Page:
Sometimes we should pay it forward, not backward

I like to pay it forward by buying colleagues’ coffee in the office cafe. Here’s what I mean and why EY is going a thousand steps further…

Catriona Campbell
4 min readOct 17, 2022
Haley Joel Osment in front of a chalk board showing a ‘pay it forward’ diagram

“What are the things you enjoy the most in the office?” my colleague Lorna Culpin asked in a recent LinkedIn post. The Assistant Director of our UK Neuro-Diverse Centre of Excellence had just enjoyed a free tasting menu with her team at a restaurant near EY’s London Bridge HQ, and wrote that this kind of treat is “one of [her] greatest joys in returning to the office”.

Lorna’s post made me smile from ear to ear, and I instantly knew my answer to her question: paying it forward. For those unfamiliar with the age-old concept, it entails the beneficiary of a good deed repaying the kindness to someone other than the original benefactor, with the new beneficiary doing the same, and so on. Beautiful.

The idea may sound familiar. It stretches back even further than 317 BC, when used as a key plot element in the finale of Dyskolos (The Grouch), an award-winning New Comedy play by Greek dramatist Menander. It has since been applied many times, with the specific expression ‘pay it forward’ likely coined by Lily Hardy Hammond in her 1916 book In the Garden of Delight and later popularised by Robert Heinlein’s 1951 novel Between Planets.

But if none of the above rings a bell, perhaps you watched Leslie Dixon and Mimi Leder’s poignant romantic drama, Pay it Forward, loosely based on the 1999 Catherine Ryan Hyde novel of the same name. The movie follows troubled pre-teen Trevor (Haley Joel Osment, pictured above) as he launches the titular goodwill movement. This is his noble interpretation of a school project set by the physically and emotionally scarred Social Studies teacher (Kevin Spacey) who falls for his alcoholic mum (Helen Hunt).

I’ve always loved paying it forward. One of my favourite ways of doing this is buying the coffee of whoever is behind me in the queue at EY’s London Bridge cafe. Of course, no act is truly altruistic, so it gives me immense pleasure to watch my beneficiary’s delight at learning, from the cashier, of the nice surprise. I really missed the opportunity to do this while WFH during Covid.

In Pay it Forward, the pupils are tasked with devising and implementing a plan that will change the world for the better. Trevor’s branch of good deeds does just that, starting with letting a homeless man sleep in his garage and going on to result in thousands of other acts of kindness across the world.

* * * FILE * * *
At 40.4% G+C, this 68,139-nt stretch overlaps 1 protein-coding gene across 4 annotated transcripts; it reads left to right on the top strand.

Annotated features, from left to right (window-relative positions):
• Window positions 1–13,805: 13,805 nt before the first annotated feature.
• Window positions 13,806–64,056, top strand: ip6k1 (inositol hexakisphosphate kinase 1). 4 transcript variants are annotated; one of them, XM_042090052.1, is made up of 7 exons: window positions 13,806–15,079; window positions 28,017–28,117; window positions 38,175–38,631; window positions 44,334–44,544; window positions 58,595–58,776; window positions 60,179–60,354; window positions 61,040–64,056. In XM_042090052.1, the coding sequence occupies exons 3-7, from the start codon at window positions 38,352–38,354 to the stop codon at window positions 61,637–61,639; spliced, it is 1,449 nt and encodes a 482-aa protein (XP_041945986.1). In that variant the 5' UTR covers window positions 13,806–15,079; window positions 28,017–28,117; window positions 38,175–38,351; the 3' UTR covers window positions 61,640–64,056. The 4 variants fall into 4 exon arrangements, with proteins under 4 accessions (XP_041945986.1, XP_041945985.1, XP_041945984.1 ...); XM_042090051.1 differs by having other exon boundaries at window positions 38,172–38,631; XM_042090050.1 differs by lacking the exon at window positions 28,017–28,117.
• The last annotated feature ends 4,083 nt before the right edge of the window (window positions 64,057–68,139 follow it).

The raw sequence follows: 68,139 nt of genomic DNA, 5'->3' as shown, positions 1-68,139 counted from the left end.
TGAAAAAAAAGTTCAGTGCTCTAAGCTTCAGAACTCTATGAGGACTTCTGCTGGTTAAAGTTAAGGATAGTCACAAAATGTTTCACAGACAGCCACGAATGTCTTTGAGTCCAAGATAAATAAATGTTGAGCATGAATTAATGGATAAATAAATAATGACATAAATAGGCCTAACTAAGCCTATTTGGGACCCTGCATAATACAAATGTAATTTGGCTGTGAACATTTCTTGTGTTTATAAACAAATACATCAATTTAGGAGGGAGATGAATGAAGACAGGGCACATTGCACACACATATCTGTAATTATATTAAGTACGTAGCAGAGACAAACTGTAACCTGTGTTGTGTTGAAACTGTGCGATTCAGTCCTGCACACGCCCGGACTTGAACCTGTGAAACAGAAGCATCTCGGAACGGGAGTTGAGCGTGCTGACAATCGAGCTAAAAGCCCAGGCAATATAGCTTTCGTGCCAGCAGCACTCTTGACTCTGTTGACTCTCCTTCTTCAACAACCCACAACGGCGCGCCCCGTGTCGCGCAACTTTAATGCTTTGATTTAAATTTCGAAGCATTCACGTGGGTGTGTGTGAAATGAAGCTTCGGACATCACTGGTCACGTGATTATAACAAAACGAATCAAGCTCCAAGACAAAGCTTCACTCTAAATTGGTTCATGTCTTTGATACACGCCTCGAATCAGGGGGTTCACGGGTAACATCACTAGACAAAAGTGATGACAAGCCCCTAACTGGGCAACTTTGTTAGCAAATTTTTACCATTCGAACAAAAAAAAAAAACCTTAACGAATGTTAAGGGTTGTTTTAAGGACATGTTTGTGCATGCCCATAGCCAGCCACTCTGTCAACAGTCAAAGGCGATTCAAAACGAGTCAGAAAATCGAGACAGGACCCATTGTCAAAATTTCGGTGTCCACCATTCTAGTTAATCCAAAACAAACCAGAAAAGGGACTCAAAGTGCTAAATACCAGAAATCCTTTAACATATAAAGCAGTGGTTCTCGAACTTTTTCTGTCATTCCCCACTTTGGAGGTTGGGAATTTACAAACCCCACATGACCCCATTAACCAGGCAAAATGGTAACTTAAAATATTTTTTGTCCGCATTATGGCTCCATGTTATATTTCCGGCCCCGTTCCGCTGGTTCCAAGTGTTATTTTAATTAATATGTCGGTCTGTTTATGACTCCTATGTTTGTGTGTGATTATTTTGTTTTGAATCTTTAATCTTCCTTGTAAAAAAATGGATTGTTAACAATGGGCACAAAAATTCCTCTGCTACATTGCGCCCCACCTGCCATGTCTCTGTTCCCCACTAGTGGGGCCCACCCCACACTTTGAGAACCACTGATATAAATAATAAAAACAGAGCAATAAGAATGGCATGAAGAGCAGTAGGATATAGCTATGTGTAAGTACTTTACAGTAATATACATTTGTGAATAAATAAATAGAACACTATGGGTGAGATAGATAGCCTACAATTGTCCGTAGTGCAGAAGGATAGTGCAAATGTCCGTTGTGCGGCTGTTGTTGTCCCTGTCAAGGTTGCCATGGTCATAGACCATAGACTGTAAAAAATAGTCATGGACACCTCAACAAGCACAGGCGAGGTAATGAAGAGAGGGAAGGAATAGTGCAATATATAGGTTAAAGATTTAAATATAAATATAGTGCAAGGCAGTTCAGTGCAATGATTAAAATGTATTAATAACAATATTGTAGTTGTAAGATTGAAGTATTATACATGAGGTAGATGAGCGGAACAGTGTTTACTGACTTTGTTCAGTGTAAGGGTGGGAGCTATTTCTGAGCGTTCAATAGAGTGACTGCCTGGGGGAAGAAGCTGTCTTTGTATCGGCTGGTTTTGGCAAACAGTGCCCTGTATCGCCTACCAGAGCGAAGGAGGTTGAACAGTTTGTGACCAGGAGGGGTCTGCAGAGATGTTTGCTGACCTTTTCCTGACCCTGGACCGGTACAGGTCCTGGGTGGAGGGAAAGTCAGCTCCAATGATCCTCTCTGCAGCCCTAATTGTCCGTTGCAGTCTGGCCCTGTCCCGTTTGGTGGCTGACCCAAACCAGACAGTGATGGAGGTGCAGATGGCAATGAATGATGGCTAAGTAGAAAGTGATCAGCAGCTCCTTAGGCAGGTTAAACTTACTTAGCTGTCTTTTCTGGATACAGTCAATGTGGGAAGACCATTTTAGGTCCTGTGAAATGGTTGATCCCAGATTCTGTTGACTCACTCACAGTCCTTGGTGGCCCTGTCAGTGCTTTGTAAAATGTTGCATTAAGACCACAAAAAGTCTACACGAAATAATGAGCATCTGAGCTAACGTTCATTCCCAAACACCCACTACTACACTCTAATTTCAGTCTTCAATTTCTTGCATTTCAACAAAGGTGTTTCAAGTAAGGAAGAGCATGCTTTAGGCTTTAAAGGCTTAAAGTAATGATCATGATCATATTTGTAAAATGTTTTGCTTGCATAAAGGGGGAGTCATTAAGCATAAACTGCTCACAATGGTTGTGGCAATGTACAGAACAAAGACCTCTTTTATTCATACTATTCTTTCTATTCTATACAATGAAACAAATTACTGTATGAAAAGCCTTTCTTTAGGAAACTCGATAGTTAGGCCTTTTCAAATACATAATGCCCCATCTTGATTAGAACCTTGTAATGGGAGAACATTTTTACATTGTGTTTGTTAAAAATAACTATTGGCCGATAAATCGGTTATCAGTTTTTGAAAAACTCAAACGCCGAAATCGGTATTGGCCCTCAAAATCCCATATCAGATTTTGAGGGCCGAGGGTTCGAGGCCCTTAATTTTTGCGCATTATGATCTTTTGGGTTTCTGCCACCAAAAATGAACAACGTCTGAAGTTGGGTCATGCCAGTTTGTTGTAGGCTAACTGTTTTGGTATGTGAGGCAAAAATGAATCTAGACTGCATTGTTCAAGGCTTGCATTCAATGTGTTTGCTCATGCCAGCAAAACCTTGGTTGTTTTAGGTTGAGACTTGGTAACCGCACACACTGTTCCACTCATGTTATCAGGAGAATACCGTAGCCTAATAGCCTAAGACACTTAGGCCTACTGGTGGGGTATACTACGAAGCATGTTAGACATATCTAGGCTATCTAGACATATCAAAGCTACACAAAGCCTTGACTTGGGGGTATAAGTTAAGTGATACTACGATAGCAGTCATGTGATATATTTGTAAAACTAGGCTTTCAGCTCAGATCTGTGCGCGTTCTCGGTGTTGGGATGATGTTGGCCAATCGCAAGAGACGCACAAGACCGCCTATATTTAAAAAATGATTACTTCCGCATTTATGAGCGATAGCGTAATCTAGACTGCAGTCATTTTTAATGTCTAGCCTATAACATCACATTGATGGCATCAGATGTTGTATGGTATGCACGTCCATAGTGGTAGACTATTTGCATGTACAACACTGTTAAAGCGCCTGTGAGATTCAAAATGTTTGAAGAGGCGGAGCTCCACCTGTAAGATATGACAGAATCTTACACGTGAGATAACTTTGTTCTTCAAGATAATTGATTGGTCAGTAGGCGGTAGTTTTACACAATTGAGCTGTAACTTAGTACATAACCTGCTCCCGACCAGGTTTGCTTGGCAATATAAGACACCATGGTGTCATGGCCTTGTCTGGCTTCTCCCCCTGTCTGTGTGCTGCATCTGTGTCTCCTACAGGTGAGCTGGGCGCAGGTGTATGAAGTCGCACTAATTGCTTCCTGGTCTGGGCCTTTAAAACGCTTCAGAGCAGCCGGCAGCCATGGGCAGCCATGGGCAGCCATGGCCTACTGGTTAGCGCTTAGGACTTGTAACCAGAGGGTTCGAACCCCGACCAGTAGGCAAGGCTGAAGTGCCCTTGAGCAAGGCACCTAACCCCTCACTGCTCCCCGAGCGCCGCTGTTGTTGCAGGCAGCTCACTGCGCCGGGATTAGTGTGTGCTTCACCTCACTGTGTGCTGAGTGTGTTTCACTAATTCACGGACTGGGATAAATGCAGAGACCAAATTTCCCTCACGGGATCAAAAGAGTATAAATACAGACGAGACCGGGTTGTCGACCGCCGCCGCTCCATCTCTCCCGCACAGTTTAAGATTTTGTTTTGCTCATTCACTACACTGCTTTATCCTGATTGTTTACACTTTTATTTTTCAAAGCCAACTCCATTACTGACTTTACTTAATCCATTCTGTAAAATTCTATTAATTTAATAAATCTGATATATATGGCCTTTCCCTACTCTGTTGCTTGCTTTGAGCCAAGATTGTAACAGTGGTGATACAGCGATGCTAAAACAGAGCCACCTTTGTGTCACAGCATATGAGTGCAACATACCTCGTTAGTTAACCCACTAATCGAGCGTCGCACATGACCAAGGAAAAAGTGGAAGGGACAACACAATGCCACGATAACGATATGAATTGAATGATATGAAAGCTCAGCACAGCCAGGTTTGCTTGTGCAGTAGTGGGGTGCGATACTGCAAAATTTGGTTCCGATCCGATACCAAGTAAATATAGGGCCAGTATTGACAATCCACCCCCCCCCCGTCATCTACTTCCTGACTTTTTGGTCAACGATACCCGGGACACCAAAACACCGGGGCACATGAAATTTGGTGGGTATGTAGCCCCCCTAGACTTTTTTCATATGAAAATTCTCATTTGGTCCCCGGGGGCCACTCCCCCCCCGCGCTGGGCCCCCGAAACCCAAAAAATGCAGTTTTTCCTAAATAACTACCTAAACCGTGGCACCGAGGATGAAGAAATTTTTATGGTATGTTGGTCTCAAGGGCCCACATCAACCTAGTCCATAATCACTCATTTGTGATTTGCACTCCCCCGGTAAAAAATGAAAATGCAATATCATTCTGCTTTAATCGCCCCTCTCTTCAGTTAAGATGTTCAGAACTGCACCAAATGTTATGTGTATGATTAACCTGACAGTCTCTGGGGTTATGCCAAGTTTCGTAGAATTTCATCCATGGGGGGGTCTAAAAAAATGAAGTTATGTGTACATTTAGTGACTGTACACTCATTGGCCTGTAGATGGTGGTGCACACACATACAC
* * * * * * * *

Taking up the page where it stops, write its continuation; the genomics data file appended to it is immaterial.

Now, I’m under no illusion that my cafe freebies will have any impact beyond brightening a colleague’s day, but it certainly feels great to know that I’m paying it forward within the premises of an organisation that itself does so much to make the world a better place.

This is perhaps most colourfully illustrated by our new ‘Three things you never knew about EY…’ series. In the most recent instalment back in August, we asked, “What have tents, mangroves and teaching got to do with EY?” And the answer is a lot. As part of the firm’s goal to positively impact the lives of one billion people by 2030 in the face of climate change and social inequity, our people have the chance to give their time to SDG-focused projects through the EY ripples programme,

Just a brief snapshot is: one colleague using his engineering and data analytics experience to help refugees turn plastic waste into tent insulation; a second making it simpler for businesses to invest in coastal wetland preservation; and a third teaching students in New York about entrepreneurship and financial literacy.

Participation in such projects and many others happens in the name of building a better working world, the overarching EY mission that I discuss in a previous blog. Building a better working world goes far beyond making the office a more pleasant place to be through free tasting menus and coffees on moi. It’s about being meaningfully driven by corporate responsibility and by diversity, equity, and inclusion.

As we continue to address some of the world’s greatest challenges, I’ll carry on paying it forward in my own small way. Perhaps you’ll be lucky enough to catch me in EY’s London Bridge cafe one afternoon. Although if this blog goes viral, I’ll have to find my caffeine fix elsewhere!

The views expressed in this blog represent my personal opinions and not necessarily the position of EY.



Catriona Campbell

Behavioural psychologist; AI-quisitive; EY UK&I Client Technology & Innovation Officer. Views my own & don't represent EY’s position.